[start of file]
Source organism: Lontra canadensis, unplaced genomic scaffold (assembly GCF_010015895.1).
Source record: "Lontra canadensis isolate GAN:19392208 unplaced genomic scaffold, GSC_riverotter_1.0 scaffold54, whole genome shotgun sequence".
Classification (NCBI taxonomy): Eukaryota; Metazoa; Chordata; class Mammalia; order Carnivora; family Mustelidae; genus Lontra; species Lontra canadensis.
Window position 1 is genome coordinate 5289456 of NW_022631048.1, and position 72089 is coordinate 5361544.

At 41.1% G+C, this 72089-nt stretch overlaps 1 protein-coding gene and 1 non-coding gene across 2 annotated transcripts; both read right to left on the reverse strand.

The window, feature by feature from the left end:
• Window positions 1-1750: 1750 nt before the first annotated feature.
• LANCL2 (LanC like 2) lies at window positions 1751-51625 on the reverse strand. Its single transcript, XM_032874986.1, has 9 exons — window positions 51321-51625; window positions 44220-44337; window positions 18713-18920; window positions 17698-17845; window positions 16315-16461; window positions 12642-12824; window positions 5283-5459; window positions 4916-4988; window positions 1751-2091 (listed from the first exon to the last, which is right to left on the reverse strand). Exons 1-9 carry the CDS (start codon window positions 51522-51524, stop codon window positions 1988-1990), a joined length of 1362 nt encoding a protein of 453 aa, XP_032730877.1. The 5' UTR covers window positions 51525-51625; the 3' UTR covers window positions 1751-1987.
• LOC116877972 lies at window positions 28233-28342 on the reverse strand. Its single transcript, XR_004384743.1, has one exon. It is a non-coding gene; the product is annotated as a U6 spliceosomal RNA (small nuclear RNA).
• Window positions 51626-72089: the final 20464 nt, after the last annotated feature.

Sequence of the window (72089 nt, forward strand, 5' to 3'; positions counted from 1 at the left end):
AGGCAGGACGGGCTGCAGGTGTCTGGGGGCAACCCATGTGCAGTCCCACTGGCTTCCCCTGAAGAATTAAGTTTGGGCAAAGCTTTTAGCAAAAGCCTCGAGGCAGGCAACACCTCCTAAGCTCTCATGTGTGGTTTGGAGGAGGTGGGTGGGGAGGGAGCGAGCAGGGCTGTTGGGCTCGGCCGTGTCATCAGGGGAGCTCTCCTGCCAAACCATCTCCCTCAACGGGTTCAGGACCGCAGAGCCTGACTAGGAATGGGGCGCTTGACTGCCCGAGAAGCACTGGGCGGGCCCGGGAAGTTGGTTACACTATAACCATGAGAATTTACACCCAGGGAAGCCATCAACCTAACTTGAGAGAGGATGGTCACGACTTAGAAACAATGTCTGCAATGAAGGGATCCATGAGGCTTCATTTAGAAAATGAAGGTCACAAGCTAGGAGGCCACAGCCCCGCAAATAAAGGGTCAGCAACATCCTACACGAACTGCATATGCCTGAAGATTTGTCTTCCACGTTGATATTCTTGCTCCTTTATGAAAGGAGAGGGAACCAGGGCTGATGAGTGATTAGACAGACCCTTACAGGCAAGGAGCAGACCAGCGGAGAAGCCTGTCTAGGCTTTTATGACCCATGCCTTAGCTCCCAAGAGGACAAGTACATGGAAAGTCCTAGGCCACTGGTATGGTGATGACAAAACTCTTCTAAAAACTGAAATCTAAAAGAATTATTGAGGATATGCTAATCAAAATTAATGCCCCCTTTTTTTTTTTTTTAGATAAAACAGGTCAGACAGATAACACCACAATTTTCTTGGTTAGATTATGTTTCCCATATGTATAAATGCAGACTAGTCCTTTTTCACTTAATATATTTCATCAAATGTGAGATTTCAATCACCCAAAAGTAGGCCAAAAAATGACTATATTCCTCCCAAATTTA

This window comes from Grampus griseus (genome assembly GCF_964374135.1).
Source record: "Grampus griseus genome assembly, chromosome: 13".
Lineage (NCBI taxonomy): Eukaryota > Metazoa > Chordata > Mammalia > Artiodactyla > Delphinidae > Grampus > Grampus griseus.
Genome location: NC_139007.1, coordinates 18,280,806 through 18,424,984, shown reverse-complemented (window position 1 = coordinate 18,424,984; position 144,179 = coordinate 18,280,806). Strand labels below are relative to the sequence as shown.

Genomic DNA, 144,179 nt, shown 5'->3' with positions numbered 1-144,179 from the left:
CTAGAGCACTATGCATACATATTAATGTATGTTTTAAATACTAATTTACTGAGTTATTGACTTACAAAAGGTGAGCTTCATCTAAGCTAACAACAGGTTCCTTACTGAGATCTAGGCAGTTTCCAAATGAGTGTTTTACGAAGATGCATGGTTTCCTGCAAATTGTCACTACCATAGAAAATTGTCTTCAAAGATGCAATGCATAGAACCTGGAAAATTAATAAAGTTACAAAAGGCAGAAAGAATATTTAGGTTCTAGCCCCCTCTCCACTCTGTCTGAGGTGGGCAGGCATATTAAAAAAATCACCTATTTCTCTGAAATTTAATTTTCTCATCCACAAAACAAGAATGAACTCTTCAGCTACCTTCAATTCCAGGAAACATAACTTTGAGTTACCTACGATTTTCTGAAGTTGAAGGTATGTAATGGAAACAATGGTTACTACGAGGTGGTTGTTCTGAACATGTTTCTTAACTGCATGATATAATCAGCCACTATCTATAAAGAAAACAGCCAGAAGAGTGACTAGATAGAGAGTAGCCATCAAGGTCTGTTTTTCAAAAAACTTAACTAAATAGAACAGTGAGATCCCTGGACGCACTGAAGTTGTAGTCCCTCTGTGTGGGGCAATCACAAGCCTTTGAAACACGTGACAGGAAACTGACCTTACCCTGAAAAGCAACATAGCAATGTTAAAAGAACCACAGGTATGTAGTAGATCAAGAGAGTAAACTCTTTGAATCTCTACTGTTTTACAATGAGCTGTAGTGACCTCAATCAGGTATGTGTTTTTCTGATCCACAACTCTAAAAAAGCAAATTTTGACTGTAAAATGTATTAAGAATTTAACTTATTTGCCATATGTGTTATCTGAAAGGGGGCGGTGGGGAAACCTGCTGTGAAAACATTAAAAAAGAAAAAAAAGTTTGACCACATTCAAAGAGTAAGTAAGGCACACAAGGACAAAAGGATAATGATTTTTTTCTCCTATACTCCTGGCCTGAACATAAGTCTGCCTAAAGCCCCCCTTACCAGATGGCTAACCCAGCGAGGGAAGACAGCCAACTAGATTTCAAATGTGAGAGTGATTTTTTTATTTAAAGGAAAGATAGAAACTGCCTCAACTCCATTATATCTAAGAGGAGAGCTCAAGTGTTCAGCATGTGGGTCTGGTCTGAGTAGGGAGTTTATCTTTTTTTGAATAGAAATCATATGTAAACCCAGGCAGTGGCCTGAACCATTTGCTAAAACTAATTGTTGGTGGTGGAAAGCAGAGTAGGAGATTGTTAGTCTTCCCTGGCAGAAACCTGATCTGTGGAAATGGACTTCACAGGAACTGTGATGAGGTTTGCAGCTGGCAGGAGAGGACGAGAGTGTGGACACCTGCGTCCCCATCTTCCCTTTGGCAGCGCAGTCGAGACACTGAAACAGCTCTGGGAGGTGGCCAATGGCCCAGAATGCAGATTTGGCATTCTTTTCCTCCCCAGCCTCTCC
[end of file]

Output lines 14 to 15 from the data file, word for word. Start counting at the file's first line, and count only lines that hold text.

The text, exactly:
Source record: "Grampus griseus genome assembly, chromosome: 13".
Lineage (NCBI taxonomy): Eukaryota > Metazoa > Chordata > Mammalia > Artiodactyla > Delphinidae > Grampus > Grampus griseus.